On May 25, 2011 the American Civil Liberties Union of Indiana, the ACLU’s Immigrants’ Rights Project, and the National Immigration Law Center (NILC). filed a class action lawsuit challenging a discriminatory Indiana law inspired by Arizona’s notorious SB 1070. According to the lawsuit, the law unlawfully authorizes police to make warrantless arrests of individuals based on assumed immigration status and criminalizes the mere use or acceptance of the commonly used consular ID card. The groups charged that the law would lead to racial profiling and trample upon the rights of all Indiana residents in violation of the U.S. Constitution.
The lawsuit charges that the Indiana law is unconstitutional in that it unlawfully interferes with federal power and authority over immigration matters in violation of the Supremacy Clause of the U.S. Constitution and authorizes unreasonable seizures and arrests in violation of the Fourth Amendment.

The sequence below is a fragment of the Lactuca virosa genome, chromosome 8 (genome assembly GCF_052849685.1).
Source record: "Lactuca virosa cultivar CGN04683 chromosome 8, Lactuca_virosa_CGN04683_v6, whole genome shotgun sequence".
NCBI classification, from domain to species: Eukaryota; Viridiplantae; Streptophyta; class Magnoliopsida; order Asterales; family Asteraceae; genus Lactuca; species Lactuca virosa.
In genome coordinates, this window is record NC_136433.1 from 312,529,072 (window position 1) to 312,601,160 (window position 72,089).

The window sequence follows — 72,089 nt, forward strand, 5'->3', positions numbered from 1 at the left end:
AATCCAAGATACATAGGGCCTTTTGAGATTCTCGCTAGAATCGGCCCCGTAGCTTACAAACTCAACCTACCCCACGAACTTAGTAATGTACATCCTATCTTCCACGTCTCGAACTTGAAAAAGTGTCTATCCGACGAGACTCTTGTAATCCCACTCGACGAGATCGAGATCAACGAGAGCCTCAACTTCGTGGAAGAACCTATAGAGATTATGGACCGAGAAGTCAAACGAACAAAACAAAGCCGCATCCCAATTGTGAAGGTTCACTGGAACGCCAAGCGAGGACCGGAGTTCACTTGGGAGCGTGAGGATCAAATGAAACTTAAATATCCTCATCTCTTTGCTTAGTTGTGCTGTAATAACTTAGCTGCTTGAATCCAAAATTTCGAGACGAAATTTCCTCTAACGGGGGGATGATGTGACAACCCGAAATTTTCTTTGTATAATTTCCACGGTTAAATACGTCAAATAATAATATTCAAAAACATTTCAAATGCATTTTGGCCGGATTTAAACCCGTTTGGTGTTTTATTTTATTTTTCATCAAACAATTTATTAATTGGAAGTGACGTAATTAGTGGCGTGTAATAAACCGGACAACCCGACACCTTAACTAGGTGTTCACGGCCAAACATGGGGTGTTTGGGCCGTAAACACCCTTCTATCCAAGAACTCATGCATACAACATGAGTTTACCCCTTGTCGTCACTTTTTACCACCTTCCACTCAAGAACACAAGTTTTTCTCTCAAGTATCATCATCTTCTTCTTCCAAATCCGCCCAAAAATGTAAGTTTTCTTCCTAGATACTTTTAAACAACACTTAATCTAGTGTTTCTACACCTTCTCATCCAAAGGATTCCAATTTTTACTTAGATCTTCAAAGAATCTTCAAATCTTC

The lawsuit was filed in the U.S. District Court for the Southern District of Indiana on behalf of three individual plaintiffs who would be subject to harassment or arrest under the law. Some state lawmakers opposed the extreme law at the time it was passed, saying it would increase law enforcement costs and deter both employers and employees from coming to the state. Indiana University also expressed concerns that the law would discourage enrollment and academic participation, noting that the institution hosts thousands of foreign national students, faculty members and visitors each school year.
The court temporarily blocked key provisions of the law in June of 2011, just a month before it was scheduled to take effect. In November of that same year, the ACLU and partners filed a motion for summary judgment in the lawsuit, which was granted in March of 2013, when the court permanently enjoined key portions of the law.